To start with I sketched up some initial thumbnails, with the basis for my poster design being 90's grunge I used several examples as reference and noticed how the majority of them followed a similar format. Typically they would combine either an image of the band themselves or they would mash together various images that bared nothing in common with the actual band itself. Additionally the colour pallet would typically be quite vibrant with panels overlaying each other and text would often cross the boundaries between them, personally I feel this gives the posters a unique sense of flow to them. So using all these factors as a basis I created a set of initial thumbnails ranging from more objective imagery, such as individual faces, as well as some more abstract pieces. Additionally I stuck to the vibrant colour pallet idea mainly used pastels or warm tones.
After my initial sketches I selected several that I felt were most effective and refined them, mainly by drawing them more accurately to how they would look like if they were final designs. Additionally I paid more attention to the location of the text as well as the particular typography and font style, generally the fonts used were more abstract and hand drawn which is something I feel works well with my particular style of work. Also I tried to section off areas where I could place additional text if necessary, such as details about the concert.
Finally before moving on to working digitally I sketched up one final refined version of my poster design, deciding in the end to go with a design that features a sketch of a torso. This final version helped me to get a better sense of where I would place details such as the title name as well as more subtle features like the boarders.
This is the final design I produced in the end and overall I like how it turned out, considering I mainly work almost exclusively traditionally and have very little experience working digitally. In terms of the actual art work it was done by scanning in one of my illustrations so it wasn't too hard to convert over, additionally blocking in the main areas of colour wasn't too challenging either as it just involved manipulating blocks of colour. I tried to match the colours as best I could to my semi finished sketch but in the end did end up altering the levels slightly just to make it more visually appealing. However an area where I think I could've invested more time in is most likely the typography elements, im not very well versed in the existing font styles so just selected them based off of which ones seemed to mesh well together on the poster. If I were to re do this task I would try and research different fonts more in depth just so I had more options to work with. Although something which I'm very happy with is how I used different texture overlays to give the impression that the poster was wrinkled and stained, to me a poster from this era would be pretty ruined at this point if it had survived since the 90's so I added some stain textures in places as well as several paper textures to break up the uniformity of it. In addition to this I looked into how light breaks down the ink that would've been used and subsequently altered the page texture in a way to try and mimic the natural degradation that would occur if a poster like this had been left out in the open for a period of time. Overall considering this was my first major attempt at messing around with photoshop in this nature Im pleased with the outcome, of course I would've preferred to have done something like this entirely digital but being forced out of my comfort zone I feel as helped progress my overall artistic ability I feel.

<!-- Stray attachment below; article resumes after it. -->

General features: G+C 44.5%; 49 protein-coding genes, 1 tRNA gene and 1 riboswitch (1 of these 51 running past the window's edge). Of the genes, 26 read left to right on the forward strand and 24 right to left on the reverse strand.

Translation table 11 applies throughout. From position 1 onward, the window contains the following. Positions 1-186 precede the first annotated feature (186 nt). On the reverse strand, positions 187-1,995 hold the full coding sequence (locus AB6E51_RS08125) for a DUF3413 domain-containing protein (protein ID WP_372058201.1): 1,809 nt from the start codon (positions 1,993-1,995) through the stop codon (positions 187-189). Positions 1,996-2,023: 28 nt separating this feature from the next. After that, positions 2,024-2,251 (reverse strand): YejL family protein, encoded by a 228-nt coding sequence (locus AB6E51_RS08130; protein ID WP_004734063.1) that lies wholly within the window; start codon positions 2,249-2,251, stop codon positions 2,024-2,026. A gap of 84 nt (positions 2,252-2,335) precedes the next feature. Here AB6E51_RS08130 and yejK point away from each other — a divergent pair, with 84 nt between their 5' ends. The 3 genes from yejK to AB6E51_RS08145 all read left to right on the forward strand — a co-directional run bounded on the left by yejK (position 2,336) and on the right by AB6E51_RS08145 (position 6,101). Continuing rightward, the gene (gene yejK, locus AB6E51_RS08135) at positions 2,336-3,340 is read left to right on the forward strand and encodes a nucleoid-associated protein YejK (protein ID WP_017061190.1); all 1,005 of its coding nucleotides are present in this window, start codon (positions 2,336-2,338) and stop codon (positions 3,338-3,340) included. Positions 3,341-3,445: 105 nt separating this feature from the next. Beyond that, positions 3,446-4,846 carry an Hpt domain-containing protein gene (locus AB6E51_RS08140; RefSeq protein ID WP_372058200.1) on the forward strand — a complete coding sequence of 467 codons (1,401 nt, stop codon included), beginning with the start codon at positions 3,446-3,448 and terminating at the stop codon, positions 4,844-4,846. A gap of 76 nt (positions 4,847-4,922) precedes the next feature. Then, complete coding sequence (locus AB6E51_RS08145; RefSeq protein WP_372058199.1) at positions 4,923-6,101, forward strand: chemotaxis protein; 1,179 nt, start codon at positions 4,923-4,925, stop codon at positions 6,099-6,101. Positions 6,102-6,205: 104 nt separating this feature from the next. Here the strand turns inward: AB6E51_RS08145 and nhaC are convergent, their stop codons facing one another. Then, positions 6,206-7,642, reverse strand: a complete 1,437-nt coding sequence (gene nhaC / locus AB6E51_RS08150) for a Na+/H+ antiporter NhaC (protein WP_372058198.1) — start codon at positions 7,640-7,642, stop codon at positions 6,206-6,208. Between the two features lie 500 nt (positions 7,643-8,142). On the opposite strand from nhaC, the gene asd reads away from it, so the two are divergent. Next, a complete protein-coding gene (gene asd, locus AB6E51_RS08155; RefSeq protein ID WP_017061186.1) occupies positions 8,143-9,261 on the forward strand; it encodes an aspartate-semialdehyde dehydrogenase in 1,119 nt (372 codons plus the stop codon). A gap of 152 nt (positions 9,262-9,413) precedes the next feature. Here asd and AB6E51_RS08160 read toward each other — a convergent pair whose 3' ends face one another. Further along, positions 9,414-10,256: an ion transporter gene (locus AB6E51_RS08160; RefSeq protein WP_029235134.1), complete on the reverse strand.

Week 9 Action ! AMBUSHED For the first design the prompt was ambushed so I sketched up some initial thumbnails keeping in mind the key ideas that had to be featured, mainly how there had to be two figures and it had to be occurring in the city backstreets. Since this was just the first stage I wasn't too concerned with the specific details and was generally quite vague with each design, I didn't use colour at this point so for areas where I needed to separate layers I just used differing lines and bold areas of black. I experimented with different concepts ranging from simple muggings at gun point to someone being grabbed or having a hand lurking nearby another figure. Also I played around with the specific view point of the scene, for example some designs were done in a POV style whereas others are almost completely removed from the actual focus of the scene. Generally I just wanted to get some basic ideas on paper.
These two designs stood out to me the most at this stage, the one on the left mainly due to how the second figure is arched almost all the way around the edge of the frame with the first figure being placed in the centre. The second, even though its far more simple in concept, due to how its more suggestive and less objective if that makes sense. The POV view point and hands show the first figure whereas the knife blade being help up the the persons face suggests there's two figures in the frame. Overall I'll continue to develop these ideas to see how the evolve.
Moving on I refined my initial designs by adding colour to them and in general paying more attention to the specific details in each scene, since all of the designs are set at night they all have this general dark wash over them to help mute the tones. I tried to incorporate the background into the shots more rather than just have it as a general backdrop so each scene is fairly unique in that aspect, additionally I tried to keep the perspective of each design in mind even though I did take some creative liberties to help make some of them a little more dynamic.